Scientists are one step closer to developing a treatment for a genetic enzyme deficiency that can cause red blood cells to break down in response to infections or certain drugs or foods, like fava beans. In extreme cases, reactions can be fatal. The research, led by Stanford’s Daria Mochly-Rosen, PhD, and Sunhee Hwang, PhD, identified a small […]Continue Reading ...
An Australian first study involving 1000 men aged 18 to 30 has found those who conform to traditional definitions of manhood – dubbed ‘the man box’ – are twice as likely to consider suicide and seven times more likely to be violent towards others. The Man Box: A study on being a young man in […]Continue Reading ...
A new blood test for children with brain tumors offers a safer approach than surgical biopsies and may allow doctors to measure the effectiveness of treatment even before changes are identified on scans, according to research led by UCSF Benioff Children’s Hospitals and Children’s National Health System. Unlike a standard brain biopsy, which entails drilling […]Continue Reading ...
FRIDAY, Oct. 12, 2018 — A culturally tailored, skills-based educational intervention did not reduce systolic blood pressure at one year after stroke/transient ischemic attack, according to a study published online Oct. 8 in JAMA Neurology. Bernadette Boden-Albala, Dr.P.H., M.P.H., from New York University in New York City, and colleagues performed a randomized clinical trial to […]Continue Reading ...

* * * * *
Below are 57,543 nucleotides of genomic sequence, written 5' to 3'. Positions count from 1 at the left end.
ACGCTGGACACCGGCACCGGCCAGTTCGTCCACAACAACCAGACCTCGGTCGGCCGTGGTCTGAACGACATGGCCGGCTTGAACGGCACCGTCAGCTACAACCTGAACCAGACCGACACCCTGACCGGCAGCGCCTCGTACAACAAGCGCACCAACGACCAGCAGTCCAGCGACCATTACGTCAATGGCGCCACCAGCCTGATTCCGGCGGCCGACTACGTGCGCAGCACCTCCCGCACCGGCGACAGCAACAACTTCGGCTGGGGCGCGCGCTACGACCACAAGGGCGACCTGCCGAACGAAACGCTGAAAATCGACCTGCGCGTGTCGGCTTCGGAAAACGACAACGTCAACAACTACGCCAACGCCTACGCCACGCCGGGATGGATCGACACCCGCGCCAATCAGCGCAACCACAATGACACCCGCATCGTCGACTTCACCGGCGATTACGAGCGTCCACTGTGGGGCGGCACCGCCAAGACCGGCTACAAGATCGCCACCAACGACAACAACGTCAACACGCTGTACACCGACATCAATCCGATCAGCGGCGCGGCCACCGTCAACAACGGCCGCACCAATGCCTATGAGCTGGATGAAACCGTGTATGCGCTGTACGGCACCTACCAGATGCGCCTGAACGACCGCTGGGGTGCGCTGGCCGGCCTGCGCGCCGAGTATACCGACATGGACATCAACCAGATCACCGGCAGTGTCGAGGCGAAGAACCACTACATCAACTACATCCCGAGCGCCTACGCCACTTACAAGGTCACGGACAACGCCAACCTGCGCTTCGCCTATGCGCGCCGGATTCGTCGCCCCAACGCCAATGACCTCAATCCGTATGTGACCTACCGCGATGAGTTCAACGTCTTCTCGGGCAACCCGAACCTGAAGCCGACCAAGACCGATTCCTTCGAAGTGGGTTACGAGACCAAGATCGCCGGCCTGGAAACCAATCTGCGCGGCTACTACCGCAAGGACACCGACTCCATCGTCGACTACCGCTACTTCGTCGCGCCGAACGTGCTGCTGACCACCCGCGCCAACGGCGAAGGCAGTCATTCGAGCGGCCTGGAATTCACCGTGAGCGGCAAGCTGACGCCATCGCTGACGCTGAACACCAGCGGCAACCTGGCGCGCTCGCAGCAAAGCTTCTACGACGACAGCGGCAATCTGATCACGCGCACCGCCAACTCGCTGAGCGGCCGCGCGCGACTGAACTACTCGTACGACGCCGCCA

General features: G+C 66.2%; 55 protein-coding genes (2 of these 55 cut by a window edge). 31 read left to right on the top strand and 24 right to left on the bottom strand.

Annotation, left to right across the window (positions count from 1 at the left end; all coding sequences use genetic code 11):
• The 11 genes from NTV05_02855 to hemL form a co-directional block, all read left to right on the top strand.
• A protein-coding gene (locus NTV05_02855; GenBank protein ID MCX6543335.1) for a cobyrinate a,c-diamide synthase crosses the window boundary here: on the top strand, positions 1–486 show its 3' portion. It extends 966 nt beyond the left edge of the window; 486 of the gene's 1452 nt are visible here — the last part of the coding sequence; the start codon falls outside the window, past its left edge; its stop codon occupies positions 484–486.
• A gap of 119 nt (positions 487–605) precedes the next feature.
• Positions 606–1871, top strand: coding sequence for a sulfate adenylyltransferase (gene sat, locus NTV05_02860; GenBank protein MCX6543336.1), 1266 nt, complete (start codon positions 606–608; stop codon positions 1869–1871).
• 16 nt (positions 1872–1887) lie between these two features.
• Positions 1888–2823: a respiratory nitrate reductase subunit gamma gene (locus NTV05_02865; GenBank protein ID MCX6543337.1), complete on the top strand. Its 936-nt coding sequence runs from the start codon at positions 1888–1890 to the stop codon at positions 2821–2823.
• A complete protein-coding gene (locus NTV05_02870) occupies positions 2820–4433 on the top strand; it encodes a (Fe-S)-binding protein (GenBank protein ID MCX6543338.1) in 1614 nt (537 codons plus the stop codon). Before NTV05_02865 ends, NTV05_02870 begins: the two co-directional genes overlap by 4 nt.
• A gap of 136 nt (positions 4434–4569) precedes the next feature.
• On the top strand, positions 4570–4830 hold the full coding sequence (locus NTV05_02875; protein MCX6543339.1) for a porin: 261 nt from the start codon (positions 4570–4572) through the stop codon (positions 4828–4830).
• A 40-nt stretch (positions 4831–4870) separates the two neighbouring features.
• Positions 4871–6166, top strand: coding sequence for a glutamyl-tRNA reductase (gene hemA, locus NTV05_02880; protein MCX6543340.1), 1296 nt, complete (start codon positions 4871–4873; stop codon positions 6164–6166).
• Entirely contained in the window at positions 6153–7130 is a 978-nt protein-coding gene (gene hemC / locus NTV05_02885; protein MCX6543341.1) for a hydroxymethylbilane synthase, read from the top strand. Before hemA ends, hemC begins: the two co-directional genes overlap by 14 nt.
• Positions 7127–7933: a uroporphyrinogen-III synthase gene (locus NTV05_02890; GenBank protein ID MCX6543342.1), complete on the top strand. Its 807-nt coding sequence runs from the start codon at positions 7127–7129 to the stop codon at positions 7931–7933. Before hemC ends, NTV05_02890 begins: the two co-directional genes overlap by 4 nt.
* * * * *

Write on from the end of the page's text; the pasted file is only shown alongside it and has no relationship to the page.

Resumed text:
When 12-year-old Lizneidy Serratos was airlifted to the Bay Area in early August, her heart was pumping so weakly that she could not walk or eat. Even the flavor of toothpaste made her nauseated, her pediatric cardiologist, Christopher Almond, MD, told me. At home in Reno, Lizneidy had just been diagnosed with a severe form […]Continue Reading ...
- New drugs could reduce risk of heart disease when added to statins
- Visible and valued: Stanford Medicine’s first-ever LGBTQ+ Forum
- HVP vaccination not linked with rise in teen risky sex
- Potential ‘early warning markers’ for sepsis discovered
- Who knew? Life begins (again) at 65
- Application of blood pressure guidelines ups treatment
- Stanford researchers find that small molecule may help treat enzyme deficiency
- Speed Cameras Save Money and Lives in New York City
- Men who conform to ‘the man box’ more likely to consider suicide and violence
- Researchers aim to create more authentic organoids for drug testing, transplantation
- New blood test for pediatric brain tumor patients offers safer approach than surgical biopsies
- Age-related estrogen increase may be the culprit behind inguinal hernias in men
- Skills-Based Intervention Did Not Cut Systolic BP After Stroke, TIA
- Researchers uncover new role of TIP60 protein in controlling tumour formation
- Behind the scenes of a lifesaving heart surgery
- ‘To See the Suffering’
- Drinking concentrated rosemary extract can boost memory by up to 15%, shows research
- Medicare Advantage riding high as new insurers flock to sell to seniors
- NHS tackles prescription fraud to save millions
- New molecular switch may help develop sophisticated photomedications